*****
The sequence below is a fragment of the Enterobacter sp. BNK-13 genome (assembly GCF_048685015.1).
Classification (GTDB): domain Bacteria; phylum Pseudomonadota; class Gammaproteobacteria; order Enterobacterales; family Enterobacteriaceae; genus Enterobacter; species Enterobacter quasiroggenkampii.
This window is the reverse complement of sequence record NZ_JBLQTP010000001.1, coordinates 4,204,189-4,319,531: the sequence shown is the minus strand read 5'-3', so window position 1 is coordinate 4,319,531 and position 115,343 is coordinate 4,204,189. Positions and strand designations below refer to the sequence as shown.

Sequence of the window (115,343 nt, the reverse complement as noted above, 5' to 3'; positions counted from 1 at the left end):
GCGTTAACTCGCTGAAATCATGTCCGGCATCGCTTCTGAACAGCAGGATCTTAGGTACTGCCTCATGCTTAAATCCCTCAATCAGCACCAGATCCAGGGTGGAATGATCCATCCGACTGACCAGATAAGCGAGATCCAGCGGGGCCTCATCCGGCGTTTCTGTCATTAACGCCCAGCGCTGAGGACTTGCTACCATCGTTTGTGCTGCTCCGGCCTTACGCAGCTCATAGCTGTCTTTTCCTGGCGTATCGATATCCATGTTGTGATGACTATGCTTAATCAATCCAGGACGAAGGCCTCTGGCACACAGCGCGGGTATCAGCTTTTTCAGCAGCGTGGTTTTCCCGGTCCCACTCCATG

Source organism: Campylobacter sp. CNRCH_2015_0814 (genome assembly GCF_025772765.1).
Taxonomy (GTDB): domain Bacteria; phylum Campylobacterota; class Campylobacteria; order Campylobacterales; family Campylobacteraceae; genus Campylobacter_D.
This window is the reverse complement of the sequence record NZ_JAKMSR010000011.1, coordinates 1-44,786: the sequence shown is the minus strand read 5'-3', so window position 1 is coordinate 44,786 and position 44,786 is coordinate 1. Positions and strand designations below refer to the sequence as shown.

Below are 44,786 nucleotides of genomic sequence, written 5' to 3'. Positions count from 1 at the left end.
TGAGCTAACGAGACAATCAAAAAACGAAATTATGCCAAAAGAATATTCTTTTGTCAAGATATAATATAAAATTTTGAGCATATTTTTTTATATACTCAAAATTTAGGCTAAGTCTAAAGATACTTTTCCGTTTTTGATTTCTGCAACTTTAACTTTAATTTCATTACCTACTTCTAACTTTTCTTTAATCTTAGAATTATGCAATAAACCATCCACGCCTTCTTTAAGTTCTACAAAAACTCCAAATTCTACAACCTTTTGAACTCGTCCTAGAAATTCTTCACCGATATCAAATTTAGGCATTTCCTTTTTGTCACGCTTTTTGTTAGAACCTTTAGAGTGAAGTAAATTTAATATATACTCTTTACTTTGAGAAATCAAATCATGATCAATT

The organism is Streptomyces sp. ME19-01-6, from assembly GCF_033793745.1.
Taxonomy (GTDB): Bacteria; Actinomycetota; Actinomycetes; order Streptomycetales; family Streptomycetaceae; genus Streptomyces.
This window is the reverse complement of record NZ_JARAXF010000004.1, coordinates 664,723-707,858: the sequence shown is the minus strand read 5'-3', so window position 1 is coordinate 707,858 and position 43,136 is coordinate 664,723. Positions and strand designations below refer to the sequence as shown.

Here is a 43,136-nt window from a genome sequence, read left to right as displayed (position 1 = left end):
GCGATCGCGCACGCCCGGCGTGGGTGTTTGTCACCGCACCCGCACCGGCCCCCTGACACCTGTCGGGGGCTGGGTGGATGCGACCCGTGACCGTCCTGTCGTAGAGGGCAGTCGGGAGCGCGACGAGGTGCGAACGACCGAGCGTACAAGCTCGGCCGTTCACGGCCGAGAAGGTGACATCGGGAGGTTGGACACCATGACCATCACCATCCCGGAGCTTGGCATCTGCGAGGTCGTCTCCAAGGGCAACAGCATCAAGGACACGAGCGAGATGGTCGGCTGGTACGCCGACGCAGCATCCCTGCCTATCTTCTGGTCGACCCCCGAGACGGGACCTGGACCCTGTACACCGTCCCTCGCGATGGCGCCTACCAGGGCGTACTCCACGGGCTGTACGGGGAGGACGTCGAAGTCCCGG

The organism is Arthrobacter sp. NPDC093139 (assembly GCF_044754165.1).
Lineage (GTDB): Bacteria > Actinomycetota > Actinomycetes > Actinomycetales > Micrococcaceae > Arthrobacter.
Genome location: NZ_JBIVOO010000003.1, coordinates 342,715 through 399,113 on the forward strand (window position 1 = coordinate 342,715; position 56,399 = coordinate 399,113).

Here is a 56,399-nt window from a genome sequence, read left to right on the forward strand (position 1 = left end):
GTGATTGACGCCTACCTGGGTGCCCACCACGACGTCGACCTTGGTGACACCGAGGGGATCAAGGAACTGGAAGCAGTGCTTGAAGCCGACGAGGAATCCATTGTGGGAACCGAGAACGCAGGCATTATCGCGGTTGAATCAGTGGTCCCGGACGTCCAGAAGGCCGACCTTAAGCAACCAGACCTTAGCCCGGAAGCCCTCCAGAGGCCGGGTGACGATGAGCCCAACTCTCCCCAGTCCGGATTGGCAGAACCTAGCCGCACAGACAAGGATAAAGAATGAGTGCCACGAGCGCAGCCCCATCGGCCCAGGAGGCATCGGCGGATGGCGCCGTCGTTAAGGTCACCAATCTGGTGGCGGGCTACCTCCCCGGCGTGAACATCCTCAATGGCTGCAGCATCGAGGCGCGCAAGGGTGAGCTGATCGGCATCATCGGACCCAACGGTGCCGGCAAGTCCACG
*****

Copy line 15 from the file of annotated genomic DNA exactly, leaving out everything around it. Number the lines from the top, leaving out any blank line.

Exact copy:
GCGATCGCGCACGCCCGGCGTGGGTGTTTGTCACCGCACCCGCACCGGCCCCCTGACACCTGTCGGGGGCTGGGTGGATGCGACCCGTGACCGTCCTGTCGTAGAGGGCAGTCGGGAGCGCGACGAGGTGCGAACGACCGAGCGTACAAGCTCGGCCGTTCACGGCCGAGAAGGTGACATCGGGAGGTTGGACACCATGACCATCACCATCCCGGAGCTTGGCATCTGCGAGGTCGTCTCCAAGGGCAACAGCATCAAGGACACGAGCGAGATGGTCGGCTGGTACGCCGACGCAGCATCCCTGCCTATCTTCTGGTCGACCCCCGAGACGGGACCTGGACCCTGTACACCGTCCCTCGCGATGGCGCCTACCAGGGCGTACTCCACGGGCTGTACGGGGAGGACGTCGAAGTCCCGG